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Beowulf & Grendel is Impressive

Published October 7, 2005 in Movie Reports
By Ryan Parsons | Image property of Arclight Films
Beowulf & Grendel Gerard Butler as Beowulf
If you have been keeping up with the pre-production for the adaptation Beowulf set to strike theatres in 2007, then you most likely know that the film already boasts an impressive ensemble that features Anthony Hopkins, Brendan Gleeson, Robin Wright Penn, Crispin Glover and Angelina Jolie. Add the fact that Robert Zemeckis may be on to direct and it is no wonder that most have overlooked the fact that we already have a Beowulf film out right now [international market], a film that has received praise at events such as the Toronto Film Festival.

Starring Gerard Butler, Beowulf & Grendel may just be the 'small' Canadian epic that could.

Beowulf & Grendel

'Cait' wrote in a few days back about her experience with Beowulf & Grendel at the Calgary International Film Festival. What is the verdict? Well, 'Cait' does admit that she is an avid Gerard Butler fan, so expect a lot of love for the actor below:

I was able to attend the Beowulf & Grendel gala premiere closer up at the Calgary Int'l. Film Festival this past weekend and wanted to dash off a few of my thoughts about it.

Anyway, below are some of my impressions about the film and the gala event overall (sort of in stream-of-consciousness meets reality bytes format...). So, here goes:

Move Over Sword-'n-Sandals -- Chain Mail and Gore-Tex are in the House...

On Sunday evening, October 2nd, an eclectic and sizable crowd of film aficionados descended on the Jack Singer Concert Hall in downtown Calgary to attend the gala premiere closer of the movie 'Beowulf & Grendel' -- a joint venture between Canada-Iceland-UK.

This is an impressive film from the start as it opens onto the raw and unforgiving landscapes of Iceland itself. But there's also a stark beauty in those landscapes that rivets the viewer's attention and keeps it firmly locked in place through the duration of the tale. The director, Sturla Gunnarsson had wanted to make a film in Iceland for a long time -- a place where his ancestral and adopted cultures met. The shoot lasted 47 days last autumn -- the stormiest fall Iceland had seen in 60 years. In fact, the production company lost 4 base camps and 8 vehicles during the shoot due to the nearly hurricane-force winds. Winds which also compelled cast members to don no less than 5 layers of thermal underwear in order to maintain a semblance of normal body heat! In jovial response to a question from the audience, Gunnarsson quipped that "Wrapping was a good day!", adding that the landscape in Iceland is so powerful and that the elements give you tremendous energy.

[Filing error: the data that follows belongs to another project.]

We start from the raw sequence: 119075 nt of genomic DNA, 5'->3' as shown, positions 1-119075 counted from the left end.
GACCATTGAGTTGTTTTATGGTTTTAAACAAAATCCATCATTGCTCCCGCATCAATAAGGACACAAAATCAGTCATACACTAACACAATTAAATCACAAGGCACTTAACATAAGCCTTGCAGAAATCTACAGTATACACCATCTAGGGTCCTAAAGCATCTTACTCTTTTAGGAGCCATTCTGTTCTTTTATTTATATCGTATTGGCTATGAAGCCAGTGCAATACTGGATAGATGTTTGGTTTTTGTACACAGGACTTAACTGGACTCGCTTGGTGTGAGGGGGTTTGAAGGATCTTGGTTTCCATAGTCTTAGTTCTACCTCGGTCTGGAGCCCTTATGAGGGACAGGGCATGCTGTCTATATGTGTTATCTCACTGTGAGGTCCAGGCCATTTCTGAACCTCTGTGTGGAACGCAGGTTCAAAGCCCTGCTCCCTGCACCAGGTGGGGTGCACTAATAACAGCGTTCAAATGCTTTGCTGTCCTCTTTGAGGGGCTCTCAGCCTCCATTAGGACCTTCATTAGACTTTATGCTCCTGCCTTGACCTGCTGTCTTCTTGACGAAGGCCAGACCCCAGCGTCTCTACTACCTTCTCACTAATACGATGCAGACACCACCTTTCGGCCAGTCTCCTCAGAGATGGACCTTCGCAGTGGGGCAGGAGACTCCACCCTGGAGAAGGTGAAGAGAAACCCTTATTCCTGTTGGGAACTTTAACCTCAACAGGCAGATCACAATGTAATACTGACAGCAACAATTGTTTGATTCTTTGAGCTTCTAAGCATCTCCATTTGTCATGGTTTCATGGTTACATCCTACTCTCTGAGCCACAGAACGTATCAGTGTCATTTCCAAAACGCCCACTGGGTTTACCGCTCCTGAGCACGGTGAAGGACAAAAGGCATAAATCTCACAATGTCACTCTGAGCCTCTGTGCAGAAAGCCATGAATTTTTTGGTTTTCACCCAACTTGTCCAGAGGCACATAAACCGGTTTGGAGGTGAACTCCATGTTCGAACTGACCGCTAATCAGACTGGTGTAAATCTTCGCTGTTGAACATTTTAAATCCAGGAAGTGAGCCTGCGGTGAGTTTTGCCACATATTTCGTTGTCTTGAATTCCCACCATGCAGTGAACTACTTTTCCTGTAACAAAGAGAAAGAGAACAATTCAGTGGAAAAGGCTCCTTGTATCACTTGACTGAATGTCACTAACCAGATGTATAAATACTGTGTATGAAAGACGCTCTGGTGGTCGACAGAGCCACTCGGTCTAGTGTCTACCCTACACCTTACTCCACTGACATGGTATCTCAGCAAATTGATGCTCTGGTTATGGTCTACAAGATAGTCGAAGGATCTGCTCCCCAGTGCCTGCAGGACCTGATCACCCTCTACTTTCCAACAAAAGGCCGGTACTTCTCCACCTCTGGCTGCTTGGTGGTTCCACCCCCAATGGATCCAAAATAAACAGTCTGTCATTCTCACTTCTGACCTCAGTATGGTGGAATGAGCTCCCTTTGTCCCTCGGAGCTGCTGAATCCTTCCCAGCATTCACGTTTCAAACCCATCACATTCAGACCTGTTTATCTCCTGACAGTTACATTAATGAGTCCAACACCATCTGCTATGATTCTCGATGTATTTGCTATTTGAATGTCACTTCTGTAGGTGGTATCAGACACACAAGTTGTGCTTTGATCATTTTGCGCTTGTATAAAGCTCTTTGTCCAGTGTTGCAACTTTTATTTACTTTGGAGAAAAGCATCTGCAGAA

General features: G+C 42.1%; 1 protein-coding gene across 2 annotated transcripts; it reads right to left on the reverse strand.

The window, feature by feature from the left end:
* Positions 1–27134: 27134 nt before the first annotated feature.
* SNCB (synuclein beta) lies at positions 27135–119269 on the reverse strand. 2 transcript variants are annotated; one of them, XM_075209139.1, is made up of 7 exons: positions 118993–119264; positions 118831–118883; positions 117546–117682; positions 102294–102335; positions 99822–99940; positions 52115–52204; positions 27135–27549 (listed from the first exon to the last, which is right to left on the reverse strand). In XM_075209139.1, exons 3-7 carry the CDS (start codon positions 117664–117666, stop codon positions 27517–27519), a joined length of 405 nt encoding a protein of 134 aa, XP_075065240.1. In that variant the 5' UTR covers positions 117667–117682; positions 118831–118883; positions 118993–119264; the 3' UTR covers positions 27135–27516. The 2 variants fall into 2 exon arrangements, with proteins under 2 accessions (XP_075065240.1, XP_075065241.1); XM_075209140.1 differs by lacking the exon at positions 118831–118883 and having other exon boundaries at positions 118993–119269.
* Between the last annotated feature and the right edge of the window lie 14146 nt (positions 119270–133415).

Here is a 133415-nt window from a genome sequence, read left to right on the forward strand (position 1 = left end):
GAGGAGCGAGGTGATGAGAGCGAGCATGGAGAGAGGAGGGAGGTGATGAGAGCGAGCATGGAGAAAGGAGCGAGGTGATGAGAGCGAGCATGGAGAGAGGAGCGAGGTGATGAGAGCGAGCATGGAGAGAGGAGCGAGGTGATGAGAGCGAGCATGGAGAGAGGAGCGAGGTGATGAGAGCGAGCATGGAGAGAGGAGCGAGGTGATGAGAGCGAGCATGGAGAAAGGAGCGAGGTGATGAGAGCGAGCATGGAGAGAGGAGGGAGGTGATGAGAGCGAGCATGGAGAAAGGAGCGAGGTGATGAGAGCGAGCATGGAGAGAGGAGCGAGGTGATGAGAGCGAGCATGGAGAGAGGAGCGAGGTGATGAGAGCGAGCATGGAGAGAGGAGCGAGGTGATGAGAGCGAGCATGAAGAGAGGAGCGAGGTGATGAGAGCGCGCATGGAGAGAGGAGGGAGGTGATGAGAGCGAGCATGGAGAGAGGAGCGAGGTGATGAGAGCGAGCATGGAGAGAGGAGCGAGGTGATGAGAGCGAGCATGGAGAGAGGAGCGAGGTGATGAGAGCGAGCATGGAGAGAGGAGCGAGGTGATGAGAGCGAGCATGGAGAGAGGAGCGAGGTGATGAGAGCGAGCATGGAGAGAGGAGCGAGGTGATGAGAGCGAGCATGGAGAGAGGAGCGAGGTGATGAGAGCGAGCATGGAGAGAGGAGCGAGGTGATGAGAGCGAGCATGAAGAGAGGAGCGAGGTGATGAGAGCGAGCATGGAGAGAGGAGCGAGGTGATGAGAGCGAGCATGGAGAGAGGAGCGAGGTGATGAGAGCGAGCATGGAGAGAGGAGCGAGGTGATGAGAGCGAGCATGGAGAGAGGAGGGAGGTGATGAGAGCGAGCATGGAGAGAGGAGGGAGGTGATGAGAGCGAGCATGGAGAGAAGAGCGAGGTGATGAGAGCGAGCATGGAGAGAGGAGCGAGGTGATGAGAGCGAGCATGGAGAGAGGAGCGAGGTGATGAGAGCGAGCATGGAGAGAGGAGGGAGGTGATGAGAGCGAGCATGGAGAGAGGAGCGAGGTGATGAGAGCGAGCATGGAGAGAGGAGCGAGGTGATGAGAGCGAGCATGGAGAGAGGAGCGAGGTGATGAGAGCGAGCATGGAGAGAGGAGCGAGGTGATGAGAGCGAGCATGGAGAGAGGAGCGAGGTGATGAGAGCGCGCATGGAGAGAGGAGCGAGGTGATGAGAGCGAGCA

Beowulf & Grendel Beowulf & Grendel
As far as assembling a cast, and especially for the lead character of Beowulf, Gunnarsson noted that in the 21st Century, it's hard to find actors who are 'unambiguously male' -- thus enters Gerard Butler, a rising Scottish actor who, for example, can hold the screen with the likes of Angelina Jolie (in Tomb Raider II: Cradle of Life). At first, Butler's agents wanted nothing to do with the project; however, Gerard read it on the plane and decided he wanted onboard. Finally, Sturla and his team got the agency over to Iceland and won them over.

Gunnarsson liked the Scottish accents and felt that they were as close as you were going to get to ancient English. Thus, he wanted to surround Butler's Beowulf with Scots and northern English actors. He noted that with Selma the witch (Sarah Polley) being an outsider, she didn't have to sound like the rest of the Danes -- and her characterization in the film is probably the closest to being accent free. In answer to another question, Sturla replied that if the dialogue was uneven, it was not a choice. He also noted that some of the expletives are very ancient. He wanted the movie to feel like a bunch of Viking bikers...

Did the talented and award-winning director succeed in bringing his vision of this epic tale to the big screen? And did Gerard Butler's portrayal of the Norse warrior fulfill the expectations of fans and critics alike? Well, having seen it for myself in Calgary, I'd have to say yes to the first question and, as an unabashed Butler fan, a resounding yes to the second! Director Gunnarsson more than succeeded in his vision for this film, and Gerry Butler brought to his rendering of Beowulf a believability and introspective quality that made it all the more compelling to watch and contemplate. His is a palpable and conflicted presence that lends the film an air of edginess and personal dilemma, as his character fights not only the external forces raging around him but the internal ones challenging his decisions and world view as a hero from a distant shore.

As far as release dates: The Canadian release is slated for March of 2006, and Iceland's release will be on New Year's Day. As of yet, Director Gunnarsson doesn't know when the U.S. release will be -- they are in discussions with several potential distributors.

Unfortunately, I am stuck here in the states and do not know when I will have my chance to see Beowulf & Grendel. I have received a ton of requests from readers wondering if Fox Searchlight would have the balls to pick this film up. If they do, expect a pretty good go for Beowulf & Grendel in the states as well.

The review of Beowulf & Grendel also serves as another shout-out to Gerard Butler, who should continue to grow from 'somewhat unknown' actor to star over the next couple of years with large roles such as 300 coming his way.

If you do receive any word of a domestic release in the US for Beowulf & Grendel, be sure to let me know.

Stay tuned for updates.

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Ryan Parsons
Sources: Image property of Arclight Films

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